In data published by the journal Human Reproduction, researchers from the University of Adelaide in Australia interviewed 663 women between the ages of 32-35, asking them for retroactive data about major life events from the time they were 15 years old and onward.
All the women in the survey were born in the same hospital in Adelaide between 1973 and 1975 and were interviewed between 2007 and 2009, meaning they were at least 32 years old but no older than 35 when interviewed.
If a woman was studying full time at any point in that 20-year window, she was considered to be a student and employment during this period was not taken into account.
The research team led by professor Vivienne Moore found that at the time of the interviews, 67 per cent (442 of the 663 women) had given birth to at least one child by the age of 35.
But the researchers found that the likelihood of having a child before the age of 35 was reduced for every year spent in temporary or casual employment. One year of casual work was associated with an eight per cent reduction in the likelihood of a first baby compared to women who had had no temporary job experiences.
The likelihood of having a baby before 35 was reduced by 23 per cent for those who had spent at least three years in some sort of cycle of temporary work and by 35 per cent after five years.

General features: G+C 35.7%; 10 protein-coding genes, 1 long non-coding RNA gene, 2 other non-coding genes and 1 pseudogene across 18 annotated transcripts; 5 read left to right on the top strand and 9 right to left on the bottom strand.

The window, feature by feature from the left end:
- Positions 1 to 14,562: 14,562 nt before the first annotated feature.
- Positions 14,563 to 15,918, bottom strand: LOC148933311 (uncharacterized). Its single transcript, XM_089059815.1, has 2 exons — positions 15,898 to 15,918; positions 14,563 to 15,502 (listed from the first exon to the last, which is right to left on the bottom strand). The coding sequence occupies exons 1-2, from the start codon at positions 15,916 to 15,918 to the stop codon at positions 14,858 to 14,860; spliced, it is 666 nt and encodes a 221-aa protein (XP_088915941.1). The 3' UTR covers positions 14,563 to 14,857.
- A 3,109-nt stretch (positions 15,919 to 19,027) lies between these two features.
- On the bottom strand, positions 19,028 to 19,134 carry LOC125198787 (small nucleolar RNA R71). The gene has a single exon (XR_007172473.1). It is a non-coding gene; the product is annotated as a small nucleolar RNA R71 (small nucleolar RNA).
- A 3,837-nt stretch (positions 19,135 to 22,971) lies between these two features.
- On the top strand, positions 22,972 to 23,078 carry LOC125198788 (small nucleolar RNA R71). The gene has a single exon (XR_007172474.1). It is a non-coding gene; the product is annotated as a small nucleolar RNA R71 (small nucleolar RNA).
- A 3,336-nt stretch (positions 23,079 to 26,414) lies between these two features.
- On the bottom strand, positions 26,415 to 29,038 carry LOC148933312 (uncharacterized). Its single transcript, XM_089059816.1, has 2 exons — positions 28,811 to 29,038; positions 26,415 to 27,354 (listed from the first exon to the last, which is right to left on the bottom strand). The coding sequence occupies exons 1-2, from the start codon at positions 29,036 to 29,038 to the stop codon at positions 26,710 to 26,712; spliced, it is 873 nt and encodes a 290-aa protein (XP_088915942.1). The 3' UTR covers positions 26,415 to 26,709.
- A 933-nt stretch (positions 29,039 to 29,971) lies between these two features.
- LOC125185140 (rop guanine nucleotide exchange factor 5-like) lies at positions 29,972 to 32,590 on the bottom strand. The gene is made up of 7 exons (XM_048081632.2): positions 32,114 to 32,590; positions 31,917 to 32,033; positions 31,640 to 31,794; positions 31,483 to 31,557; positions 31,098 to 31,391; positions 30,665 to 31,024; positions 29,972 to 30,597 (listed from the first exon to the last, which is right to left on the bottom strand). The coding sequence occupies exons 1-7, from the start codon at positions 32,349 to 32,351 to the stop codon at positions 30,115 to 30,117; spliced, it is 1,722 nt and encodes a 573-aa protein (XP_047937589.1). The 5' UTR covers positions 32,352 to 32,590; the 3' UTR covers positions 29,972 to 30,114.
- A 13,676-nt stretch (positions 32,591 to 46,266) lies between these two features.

Numbers steady across salary ranges
The paper's findings are consistent with other statistics that show professional, educated women are waiting until later in life to have children, presumably so that they are closer to financial security before starting a family. But the report's authors stress that the likelihood of delaying motherhood was linked to temporary work among all socioeconomic levels.
"Our findings suggest that, regardless of their socioeconomic circumstances, women generally aspire to economic security prior to starting a family," the paper reads. "This finding is important because it challenges the pervasive media representations of delayed childbirth as a phenomenon arising from highly educated women choosing to delay motherhood to focus on their careers."
The paper also found that 61 per cent of women who had received some sort of university degree spent at least one year in a state of temporary employment after graduation.
"This highlights the fact that temporary employment is no longer the sole domain of low-skilled, poorly paid people," University of Adelaide lecturer Dr. Lynne Giles said.
The report cautions that while researchers analyzed women's employment history, they did not collect data on their partners. They did, however, take the partner's education into account, and they plan to investigate the employment history of both the women and the men in future research.